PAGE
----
What the recent travel tech deals mean for the hotel industry

Expedia’s $1.3 billion acquisition of Orbitz has drawn plenty of headlines in the mainstream media, but there have been several other acquisitions that have flown under the radar.

NB: This is an analysis by Patrick Bosworth, CEO and a co-founder of Duetto.

Some of these could be more significant for the hospitality industry.

Yes, Expedia getting bigger and swallowing Orbitz and Travelocity will have repercussions. Hoteliers will lose even more negotiating power as the online travel agency duopoly gets stronger and the alternatives diminish.

But the billions spent in acquisitions by companies such as Oracle (MICROS), SAP (Concur), Priceline (Buuteeq and Hotel Ninjas), Amadeus (Newmarket International), Sabre (Genares), Thoma Bravo (TravelClick), Battery Ventures (InnLink and Trust International) also have my attention.

Those purchases, along with TCV’s $30-million investment in SiteMinder last year and TA Associates investment in RateGain this year, signal a recognition that the global hospitality industry is huge, growing and hungry for better technology.

The different kinds of buyers entering this space are truly remarkable. Global tech giants such as Oracle and SAP see an opportunity in a new vertical, while Priceline shifts its focus a little and moves into the B2B software space.

Financial buyers and institutional investors like Thoma Bravo, Battery Ventures, TCV and TA Associates are outbidding each other for healthy and growing companies and not identifying the turnaround situations often found in their portfolios.

Trade buyers like Sabre and Amadeus are getting a wake-up call.

But this is positive for hoteliers. Hospitality has always lagged in technology and suffered from tremendous fragmentation among the different systems needed to run a hotel (property management, central reservation, customer relationship, revenue management and channel management).

These new cloud-based companies are driving innovation and now consolidation as they are being acquired. Hoteliers will benefit from working with fewer and larger companies providing the bulk of technology and there should be more opportunities for integration of systems.

The resources behind these large companies will improve the quality of technology and the ability for hoteliers to serve global customers. With better backing, smaller companies will be able to grow and scale their innovations much faster.

This is a necessary and critical step in the maturation of the industry. A modern technology stack will better serve the growing needs of hoteliers, who are realizing their legacy and on-premise systems aren’t effective in a complex distribution world dominated by tech-focused companies such as Google and Expedia.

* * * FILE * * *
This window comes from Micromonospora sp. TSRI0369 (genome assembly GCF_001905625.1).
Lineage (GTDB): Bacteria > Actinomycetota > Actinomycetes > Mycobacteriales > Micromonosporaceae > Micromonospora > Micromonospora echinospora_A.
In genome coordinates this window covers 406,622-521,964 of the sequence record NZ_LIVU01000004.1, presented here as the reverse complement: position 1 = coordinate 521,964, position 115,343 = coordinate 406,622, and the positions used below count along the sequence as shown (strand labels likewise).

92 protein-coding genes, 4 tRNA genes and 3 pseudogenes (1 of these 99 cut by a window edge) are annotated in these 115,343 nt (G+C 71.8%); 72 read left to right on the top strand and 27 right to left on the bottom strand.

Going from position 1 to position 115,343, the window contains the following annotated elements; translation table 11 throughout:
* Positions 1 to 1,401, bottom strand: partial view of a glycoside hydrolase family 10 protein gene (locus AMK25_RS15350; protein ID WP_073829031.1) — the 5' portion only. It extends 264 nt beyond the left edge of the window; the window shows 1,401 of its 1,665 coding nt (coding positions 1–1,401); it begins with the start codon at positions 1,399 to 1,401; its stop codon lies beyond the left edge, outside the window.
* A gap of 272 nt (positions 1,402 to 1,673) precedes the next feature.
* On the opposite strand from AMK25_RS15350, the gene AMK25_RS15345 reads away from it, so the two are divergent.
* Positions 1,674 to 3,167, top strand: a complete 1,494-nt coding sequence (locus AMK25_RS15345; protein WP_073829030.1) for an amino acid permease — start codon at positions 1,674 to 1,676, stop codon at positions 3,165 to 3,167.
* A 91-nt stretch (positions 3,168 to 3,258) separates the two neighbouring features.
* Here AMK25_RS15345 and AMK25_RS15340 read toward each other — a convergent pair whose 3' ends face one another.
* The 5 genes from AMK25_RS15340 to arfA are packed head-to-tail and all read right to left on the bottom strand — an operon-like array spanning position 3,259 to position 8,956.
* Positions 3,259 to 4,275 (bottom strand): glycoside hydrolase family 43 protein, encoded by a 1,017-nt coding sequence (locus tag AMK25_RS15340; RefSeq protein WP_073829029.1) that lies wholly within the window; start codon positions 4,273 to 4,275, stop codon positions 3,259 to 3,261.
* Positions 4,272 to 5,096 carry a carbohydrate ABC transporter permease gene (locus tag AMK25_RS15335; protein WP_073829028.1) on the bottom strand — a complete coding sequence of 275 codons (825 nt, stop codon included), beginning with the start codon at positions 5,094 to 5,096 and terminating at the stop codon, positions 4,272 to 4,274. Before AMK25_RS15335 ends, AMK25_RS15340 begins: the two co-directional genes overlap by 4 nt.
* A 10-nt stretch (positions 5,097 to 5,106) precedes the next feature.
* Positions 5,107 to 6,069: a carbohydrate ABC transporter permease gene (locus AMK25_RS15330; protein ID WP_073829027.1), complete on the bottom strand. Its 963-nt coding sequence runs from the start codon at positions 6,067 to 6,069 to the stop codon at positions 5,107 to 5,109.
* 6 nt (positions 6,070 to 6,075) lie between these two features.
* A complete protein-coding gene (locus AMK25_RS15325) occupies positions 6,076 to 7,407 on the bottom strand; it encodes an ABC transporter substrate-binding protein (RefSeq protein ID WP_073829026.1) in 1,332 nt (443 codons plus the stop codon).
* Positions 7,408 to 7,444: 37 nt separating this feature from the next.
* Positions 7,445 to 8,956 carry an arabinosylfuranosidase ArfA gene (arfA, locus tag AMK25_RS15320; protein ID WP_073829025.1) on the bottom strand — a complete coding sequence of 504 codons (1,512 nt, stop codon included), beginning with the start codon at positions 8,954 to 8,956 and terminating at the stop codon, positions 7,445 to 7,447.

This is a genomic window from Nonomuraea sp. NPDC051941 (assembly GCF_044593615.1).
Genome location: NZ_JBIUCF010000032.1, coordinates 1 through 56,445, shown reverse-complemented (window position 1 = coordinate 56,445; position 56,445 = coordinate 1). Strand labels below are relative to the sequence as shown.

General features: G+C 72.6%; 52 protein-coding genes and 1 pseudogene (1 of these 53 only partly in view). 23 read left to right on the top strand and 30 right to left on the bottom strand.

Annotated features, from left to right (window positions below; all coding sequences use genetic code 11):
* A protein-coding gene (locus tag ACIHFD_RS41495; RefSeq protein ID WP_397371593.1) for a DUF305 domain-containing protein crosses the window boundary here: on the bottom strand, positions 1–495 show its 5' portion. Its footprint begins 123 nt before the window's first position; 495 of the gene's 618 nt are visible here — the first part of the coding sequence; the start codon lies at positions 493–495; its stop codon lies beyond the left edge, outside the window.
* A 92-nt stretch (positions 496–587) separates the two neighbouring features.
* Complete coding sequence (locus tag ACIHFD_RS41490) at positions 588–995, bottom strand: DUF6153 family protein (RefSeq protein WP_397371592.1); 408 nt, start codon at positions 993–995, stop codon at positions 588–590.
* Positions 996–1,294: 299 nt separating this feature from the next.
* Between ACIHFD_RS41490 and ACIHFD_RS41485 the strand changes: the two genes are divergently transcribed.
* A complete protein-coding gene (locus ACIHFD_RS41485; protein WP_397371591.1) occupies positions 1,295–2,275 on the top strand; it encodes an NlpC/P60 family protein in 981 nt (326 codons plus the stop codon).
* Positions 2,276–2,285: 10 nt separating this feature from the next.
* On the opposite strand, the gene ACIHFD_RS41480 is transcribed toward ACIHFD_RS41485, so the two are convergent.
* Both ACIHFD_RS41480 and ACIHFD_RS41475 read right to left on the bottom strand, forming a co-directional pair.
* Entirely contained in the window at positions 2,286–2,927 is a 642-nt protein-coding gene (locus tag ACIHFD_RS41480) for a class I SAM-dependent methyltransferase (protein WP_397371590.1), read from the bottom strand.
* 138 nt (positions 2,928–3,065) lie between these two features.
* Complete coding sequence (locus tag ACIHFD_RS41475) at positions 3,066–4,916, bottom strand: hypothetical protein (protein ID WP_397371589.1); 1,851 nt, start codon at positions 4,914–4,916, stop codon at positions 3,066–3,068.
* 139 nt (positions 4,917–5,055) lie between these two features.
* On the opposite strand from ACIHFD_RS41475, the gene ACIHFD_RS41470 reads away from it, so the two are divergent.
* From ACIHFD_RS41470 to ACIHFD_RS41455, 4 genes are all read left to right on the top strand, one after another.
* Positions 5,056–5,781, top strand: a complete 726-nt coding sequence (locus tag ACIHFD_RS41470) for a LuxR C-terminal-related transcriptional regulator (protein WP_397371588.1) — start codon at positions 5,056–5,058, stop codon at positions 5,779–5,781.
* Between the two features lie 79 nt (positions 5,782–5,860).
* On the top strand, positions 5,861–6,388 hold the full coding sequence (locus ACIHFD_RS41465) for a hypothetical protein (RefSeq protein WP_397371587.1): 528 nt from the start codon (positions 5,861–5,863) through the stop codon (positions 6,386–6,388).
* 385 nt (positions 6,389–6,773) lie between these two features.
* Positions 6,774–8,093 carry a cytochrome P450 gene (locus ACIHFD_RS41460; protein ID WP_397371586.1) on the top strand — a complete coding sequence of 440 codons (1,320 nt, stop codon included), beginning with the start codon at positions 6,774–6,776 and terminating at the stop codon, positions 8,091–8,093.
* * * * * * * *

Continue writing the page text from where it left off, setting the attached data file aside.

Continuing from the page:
While these investments will provide hoteliers with better tools, there could be some short-term disruption along the way. Smaller vendors could be shuttered, products replaced and in general hoteliers could have less leverage with the global companies than they currently have with local and regional players.

Costs may increase as the bigger players narrow the field, but so should the innovation, integration and efficiency of their products.

Savvy hoteliers follow these developments; they look at the ecosystems their vendors exist in and where these vendors fit strategically  in the marketplace. Hoteliers must consider how successful, scalable and strong a potential new partner will be. There are hundreds of options out there. The best companies will grow, some will get bought, others will stall and fade away.

There could be consequences to choosing a regional provider or one with poor technology and bad business practices. If a company is taking shortcuts by screen scraping, mimicking keystrokes in other applications or not being adequately staffed, the system and its services may be unreliable and the company might not be around in two years.

It may be more expensive to work with a company doing it the right way, but taking the cheap and easy option may cost you more in the long run.

NB: This is an analysis by Patrick Bosworth, CEO and a co-founder of Duetto. It features as part of Tnooz’s sponsored content initiative.

duetto 400wNB2: Image by Shutterstock

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About the Writer :: Viewpoints

A founding principle of tnooz was a diversity of viewpoints from across the spectrum. Viewpoints are articles by guest contributors from around the travel and hospitality industries. The views expressed are the views and opinions of the author and do not reflect or represent the views of his employer, tnooz, its writers, or partners.



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  1. Horatiu

    I don’t want to be misunderstood. I’m not defending the aggressive M&A policies, but in the case of hotel distribution (and online business in general) it’s a fact. Have a look on this beautiful graphic (http://techcrunch.com/2014/02/25/the-age-of-acquisitions/ )and you’ll see what I mean. The hotel industry has missed the opportunity to stay fragmented, we are today in a situation of duopoly and the Big Players have no hesitation when it’s about swallowing any new, innovative start-up. If I was a start-up founder I would rather aim to a fast development and a profitable sale of my start-up, than dreaming to become another Mark Zuckerberg.